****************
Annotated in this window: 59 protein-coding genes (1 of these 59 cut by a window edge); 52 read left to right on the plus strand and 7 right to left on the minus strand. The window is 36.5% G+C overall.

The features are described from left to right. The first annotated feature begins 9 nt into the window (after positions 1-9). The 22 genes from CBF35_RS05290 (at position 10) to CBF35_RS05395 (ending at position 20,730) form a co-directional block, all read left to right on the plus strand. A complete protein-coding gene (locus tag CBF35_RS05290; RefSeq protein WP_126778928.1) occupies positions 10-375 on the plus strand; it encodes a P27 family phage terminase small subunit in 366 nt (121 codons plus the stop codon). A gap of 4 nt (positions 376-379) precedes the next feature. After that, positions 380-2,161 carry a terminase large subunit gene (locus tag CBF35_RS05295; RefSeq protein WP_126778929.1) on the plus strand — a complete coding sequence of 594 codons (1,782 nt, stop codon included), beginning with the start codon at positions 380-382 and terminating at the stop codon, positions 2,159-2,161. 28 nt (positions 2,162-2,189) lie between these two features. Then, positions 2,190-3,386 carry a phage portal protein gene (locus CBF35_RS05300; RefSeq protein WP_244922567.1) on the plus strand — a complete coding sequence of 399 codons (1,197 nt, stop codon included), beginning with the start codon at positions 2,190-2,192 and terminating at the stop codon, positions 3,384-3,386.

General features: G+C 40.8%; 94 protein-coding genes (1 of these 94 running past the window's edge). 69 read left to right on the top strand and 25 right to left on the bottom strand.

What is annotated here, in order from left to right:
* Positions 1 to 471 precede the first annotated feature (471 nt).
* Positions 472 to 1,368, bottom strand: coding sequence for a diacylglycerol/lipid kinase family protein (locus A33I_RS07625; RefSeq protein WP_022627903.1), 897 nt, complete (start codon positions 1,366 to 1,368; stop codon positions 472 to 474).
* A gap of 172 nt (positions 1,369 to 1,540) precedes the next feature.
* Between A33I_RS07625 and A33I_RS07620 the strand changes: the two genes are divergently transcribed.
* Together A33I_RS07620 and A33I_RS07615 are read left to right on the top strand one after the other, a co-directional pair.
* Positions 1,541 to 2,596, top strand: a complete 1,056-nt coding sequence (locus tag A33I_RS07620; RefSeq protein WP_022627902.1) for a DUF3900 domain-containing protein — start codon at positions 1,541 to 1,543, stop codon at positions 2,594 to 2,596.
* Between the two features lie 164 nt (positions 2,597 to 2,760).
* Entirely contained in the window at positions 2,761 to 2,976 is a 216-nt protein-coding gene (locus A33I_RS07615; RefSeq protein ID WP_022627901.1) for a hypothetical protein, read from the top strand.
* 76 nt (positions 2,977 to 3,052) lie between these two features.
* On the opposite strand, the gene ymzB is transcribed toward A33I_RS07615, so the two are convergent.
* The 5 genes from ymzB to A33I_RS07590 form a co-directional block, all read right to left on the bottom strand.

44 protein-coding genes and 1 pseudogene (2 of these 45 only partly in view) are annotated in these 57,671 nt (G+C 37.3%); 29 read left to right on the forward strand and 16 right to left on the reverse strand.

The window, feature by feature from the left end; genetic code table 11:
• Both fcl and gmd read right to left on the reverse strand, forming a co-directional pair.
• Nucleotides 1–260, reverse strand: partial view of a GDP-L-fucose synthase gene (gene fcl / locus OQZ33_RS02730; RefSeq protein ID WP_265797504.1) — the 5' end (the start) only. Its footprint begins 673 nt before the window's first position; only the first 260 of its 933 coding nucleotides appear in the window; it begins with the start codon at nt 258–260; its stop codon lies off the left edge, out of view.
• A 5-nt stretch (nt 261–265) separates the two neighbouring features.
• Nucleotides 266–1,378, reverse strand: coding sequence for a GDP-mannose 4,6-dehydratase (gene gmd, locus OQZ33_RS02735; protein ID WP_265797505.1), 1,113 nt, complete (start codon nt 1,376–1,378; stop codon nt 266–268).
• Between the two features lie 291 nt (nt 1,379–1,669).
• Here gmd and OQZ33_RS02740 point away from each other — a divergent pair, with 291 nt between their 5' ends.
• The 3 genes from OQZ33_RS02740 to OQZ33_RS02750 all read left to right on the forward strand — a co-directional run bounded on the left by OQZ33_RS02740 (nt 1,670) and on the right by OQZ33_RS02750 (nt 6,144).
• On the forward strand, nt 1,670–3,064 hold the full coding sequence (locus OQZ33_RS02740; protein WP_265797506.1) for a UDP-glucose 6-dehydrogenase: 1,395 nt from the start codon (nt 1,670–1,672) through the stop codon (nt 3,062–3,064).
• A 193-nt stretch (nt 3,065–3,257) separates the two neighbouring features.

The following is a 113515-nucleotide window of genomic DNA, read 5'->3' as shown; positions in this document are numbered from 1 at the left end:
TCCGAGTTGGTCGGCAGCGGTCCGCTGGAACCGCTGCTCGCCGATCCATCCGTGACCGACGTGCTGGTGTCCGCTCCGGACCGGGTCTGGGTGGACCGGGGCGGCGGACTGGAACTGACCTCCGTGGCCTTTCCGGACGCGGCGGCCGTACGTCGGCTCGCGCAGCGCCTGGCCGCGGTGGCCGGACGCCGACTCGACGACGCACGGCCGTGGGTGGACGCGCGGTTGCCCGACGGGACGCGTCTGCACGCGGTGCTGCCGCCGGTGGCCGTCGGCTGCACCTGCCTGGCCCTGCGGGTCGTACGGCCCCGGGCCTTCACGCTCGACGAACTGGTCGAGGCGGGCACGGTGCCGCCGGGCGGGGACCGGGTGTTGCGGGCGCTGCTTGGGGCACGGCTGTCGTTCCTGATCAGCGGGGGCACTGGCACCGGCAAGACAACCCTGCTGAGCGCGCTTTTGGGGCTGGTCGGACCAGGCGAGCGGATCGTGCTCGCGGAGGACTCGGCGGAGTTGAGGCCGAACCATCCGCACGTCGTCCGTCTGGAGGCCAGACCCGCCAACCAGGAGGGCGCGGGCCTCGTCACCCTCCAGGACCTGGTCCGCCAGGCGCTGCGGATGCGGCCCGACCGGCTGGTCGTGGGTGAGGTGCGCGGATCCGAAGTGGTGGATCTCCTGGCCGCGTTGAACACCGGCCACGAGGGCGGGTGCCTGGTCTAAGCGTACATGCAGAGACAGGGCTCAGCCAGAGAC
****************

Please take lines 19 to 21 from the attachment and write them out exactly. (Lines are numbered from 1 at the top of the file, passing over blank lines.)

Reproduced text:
• Nucleotides 1–260, reverse strand: partial view of a GDP-L-fucose synthase gene (gene fcl / locus OQZ33_RS02730; RefSeq protein ID WP_265797504.1) — the 5' end (the start) only. Its footprint begins 673 nt before the window's first position; only the first 260 of its 933 coding nucleotides appear in the window; it begins with the start codon at nt 258–260; its stop codon lies off the left edge, out of view.
• A 5-nt stretch (nt 261–265) separates the two neighbouring features.
• Nucleotides 266–1,378, reverse strand: coding sequence for a GDP-mannose 4,6-dehydratase (gene gmd, locus OQZ33_RS02735; protein ID WP_265797505.1), 1,113 nt, complete (start codon nt 1,376–1,378; stop codon nt 266–268).